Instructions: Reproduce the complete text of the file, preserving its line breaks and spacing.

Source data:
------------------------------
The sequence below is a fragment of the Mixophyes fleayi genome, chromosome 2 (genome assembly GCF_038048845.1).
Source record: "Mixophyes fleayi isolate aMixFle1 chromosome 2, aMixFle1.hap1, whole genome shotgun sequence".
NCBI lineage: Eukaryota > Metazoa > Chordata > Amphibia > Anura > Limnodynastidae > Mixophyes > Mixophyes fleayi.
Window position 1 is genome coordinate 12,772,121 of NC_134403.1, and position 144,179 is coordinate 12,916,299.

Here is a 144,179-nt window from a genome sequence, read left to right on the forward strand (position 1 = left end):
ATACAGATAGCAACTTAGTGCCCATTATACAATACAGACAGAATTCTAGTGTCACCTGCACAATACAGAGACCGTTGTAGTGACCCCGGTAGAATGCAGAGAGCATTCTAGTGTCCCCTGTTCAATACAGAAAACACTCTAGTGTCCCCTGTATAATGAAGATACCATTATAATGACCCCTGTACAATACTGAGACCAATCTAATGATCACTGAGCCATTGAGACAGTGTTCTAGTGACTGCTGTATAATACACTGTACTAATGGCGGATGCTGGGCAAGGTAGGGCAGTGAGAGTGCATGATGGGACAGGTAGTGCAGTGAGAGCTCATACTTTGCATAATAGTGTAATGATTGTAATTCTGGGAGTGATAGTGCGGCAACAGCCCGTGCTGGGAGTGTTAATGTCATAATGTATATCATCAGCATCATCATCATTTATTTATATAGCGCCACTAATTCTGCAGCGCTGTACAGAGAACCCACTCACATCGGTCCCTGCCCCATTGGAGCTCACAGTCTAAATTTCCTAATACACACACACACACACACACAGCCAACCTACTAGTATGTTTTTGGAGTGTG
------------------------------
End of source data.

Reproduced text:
The sequence below is a fragment of the Mixophyes fleayi genome, chromosome 2 (genome assembly GCF_038048845.1).
Source record: "Mixophyes fleayi isolate aMixFle1 chromosome 2, aMixFle1.hap1, whole genome shotgun sequence".
NCBI lineage: Eukaryota > Metazoa > Chordata > Amphibia > Anura > Limnodynastidae > Mixophyes > Mixophyes fleayi.
Window position 1 is genome coordinate 12,772,121 of NC_134403.1, and position 144,179 is coordinate 12,916,299.

Here is a 144,179-nt window from a genome sequence, read left to right on the forward strand (position 1 = left end):
ATACAGATAGCAACTTAGTGCCCATTATACAATACAGACAGAATTCTAGTGTCACCTGCACAATACAGAGACCGTTGTAGTGACCCCGGTAGAATGCAGAGAGCATTCTAGTGTCCCCTGTTCAATACAGAAAACACTCTAGTGTCCCCTGTATAATGAAGATACCATTATAATGACCCCTGTACAATACTGAGACCAATCTAATGATCACTGAGCCATTGAGACAGTGTTCTAGTGACTGCTGTATAATACACTGTACTAATGGCGGATGCTGGGCAAGGTAGGGCAGTGAGAGTGCATGATGGGACAGGTAGTGCAGTGAGAGCTCATACTTTGCATAATAGTGTAATGATTGTAATTCTGGGAGTGATAGTGCGGCAACAGCCCGTGCTGGGAGTGTTAATGTCATAATGTATATCATCAGCATCATCATCATTTATTTATATAGCGCCACTAATTCTGCAGCGCTGTACAGAGAACCCACTCACATCGGTCCCTGCCCCATTGGAGCTCACAGTCTAAATTTCCTAATACACACACACACACACACACAGCCAACCTACTAGTATGTTTTTGGAGTGTG